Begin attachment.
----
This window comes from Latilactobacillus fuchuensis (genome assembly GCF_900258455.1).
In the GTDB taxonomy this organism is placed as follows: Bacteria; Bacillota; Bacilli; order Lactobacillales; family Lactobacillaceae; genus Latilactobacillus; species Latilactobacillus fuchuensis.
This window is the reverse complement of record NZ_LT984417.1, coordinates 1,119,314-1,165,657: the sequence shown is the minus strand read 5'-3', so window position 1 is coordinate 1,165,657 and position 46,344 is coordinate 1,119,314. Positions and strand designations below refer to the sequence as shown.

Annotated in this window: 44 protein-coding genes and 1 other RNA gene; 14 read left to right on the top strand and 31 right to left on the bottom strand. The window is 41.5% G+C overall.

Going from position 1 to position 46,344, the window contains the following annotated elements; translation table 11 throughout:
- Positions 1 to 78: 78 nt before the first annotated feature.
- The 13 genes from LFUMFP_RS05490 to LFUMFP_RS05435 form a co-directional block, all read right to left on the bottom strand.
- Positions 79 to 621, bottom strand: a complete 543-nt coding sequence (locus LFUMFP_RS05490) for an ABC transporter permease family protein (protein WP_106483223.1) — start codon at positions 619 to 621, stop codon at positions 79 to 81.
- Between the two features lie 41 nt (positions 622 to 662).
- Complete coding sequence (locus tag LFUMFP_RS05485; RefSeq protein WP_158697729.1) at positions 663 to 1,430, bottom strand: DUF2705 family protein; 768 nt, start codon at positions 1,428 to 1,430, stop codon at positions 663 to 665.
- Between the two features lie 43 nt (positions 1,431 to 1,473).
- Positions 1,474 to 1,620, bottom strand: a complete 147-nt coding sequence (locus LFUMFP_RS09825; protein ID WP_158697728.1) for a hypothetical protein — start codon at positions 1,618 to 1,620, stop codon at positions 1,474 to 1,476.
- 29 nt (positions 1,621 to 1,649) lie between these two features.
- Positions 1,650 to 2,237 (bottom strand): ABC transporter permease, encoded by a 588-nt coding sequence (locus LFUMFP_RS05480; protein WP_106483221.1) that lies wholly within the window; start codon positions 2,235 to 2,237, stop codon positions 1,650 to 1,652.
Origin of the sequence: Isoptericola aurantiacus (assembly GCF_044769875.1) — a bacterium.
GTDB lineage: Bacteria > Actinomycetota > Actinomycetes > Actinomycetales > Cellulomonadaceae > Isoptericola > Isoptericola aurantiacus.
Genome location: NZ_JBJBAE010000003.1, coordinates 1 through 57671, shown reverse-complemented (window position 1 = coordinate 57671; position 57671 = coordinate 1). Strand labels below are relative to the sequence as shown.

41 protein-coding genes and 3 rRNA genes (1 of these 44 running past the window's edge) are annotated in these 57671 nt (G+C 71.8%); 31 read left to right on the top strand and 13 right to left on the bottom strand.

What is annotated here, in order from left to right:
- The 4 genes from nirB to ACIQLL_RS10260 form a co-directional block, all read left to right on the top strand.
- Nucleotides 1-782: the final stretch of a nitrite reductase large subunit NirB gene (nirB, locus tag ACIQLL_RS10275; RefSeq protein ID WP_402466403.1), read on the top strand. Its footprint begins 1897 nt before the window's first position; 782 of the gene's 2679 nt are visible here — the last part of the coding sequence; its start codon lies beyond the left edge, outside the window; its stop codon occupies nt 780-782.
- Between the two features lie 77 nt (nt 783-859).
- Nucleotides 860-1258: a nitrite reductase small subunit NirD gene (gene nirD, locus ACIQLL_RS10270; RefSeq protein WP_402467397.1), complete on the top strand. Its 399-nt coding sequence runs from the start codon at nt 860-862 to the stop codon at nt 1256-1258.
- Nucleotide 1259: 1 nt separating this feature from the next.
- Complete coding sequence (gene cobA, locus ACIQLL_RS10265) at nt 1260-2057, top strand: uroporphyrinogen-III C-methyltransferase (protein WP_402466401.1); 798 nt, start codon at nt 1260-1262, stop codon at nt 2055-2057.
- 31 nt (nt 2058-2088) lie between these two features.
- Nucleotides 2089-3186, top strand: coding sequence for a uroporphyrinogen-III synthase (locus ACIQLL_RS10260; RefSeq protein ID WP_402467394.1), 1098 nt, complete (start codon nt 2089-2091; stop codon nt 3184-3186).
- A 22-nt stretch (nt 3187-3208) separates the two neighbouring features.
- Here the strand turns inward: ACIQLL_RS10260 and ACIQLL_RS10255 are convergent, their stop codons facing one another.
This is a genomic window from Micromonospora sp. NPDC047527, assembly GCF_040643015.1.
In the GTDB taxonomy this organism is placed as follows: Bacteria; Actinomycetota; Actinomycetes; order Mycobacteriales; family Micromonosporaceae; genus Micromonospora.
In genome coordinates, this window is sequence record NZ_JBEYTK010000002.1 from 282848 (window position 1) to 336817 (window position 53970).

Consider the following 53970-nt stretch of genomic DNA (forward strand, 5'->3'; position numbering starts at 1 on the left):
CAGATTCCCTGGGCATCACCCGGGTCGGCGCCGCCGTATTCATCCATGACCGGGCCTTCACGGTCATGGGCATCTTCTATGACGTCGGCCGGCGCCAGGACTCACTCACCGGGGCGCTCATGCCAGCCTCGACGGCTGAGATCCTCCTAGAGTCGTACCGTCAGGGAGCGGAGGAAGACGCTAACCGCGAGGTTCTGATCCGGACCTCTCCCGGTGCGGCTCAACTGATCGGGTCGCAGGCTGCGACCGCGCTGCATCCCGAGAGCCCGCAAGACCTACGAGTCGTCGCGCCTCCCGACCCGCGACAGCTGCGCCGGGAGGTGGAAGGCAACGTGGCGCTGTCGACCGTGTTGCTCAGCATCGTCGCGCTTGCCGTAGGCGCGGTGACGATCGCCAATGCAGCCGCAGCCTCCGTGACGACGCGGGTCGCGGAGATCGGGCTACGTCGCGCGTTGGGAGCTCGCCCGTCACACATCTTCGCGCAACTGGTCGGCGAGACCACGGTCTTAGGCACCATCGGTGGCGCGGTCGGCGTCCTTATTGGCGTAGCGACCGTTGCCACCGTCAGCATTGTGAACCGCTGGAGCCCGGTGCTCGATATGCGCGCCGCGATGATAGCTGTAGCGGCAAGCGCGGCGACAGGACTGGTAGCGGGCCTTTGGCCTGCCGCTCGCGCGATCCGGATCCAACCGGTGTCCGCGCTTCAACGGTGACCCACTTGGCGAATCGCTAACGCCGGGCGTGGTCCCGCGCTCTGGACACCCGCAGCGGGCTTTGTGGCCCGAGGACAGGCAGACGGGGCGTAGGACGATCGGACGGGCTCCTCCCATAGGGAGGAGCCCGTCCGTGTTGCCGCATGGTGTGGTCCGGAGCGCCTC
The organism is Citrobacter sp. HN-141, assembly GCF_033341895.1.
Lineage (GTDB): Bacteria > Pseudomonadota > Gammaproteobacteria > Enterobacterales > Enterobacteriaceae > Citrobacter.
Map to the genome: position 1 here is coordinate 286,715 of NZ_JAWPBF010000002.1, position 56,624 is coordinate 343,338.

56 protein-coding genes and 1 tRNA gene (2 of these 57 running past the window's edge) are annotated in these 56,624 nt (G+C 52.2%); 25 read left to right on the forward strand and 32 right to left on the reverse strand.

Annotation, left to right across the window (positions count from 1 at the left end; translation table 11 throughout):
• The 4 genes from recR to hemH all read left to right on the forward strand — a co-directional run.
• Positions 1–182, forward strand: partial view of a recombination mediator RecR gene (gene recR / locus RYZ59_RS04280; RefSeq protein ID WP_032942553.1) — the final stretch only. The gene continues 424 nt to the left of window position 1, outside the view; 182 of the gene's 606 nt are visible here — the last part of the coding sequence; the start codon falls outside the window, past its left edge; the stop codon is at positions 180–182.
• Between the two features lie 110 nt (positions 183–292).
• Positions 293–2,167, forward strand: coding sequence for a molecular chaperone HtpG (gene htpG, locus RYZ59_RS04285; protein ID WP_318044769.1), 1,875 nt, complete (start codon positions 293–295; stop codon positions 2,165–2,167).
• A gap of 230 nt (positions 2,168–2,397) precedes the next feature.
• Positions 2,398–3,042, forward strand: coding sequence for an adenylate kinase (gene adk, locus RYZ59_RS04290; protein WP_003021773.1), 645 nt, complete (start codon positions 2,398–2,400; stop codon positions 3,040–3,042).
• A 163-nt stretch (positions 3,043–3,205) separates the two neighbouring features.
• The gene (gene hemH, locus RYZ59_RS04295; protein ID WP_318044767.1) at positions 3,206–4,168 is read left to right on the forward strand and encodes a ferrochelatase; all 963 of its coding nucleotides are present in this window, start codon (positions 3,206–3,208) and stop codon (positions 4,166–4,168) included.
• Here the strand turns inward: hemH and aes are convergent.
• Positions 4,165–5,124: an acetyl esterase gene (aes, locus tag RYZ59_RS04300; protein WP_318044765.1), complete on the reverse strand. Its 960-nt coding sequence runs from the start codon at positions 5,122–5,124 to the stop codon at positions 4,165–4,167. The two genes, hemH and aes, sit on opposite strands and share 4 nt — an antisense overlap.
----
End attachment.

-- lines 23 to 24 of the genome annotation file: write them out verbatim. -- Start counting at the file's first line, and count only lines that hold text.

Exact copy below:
- Nucleotides 860-1258: a nitrite reductase small subunit NirD gene (gene nirD, locus ACIQLL_RS10270; RefSeq protein WP_402467397.1), complete on the top strand. Its 399-nt coding sequence runs from the start codon at nt 860-862 to the stop codon at nt 1256-1258.
- Nucleotide 1259: 1 nt separating this feature from the next.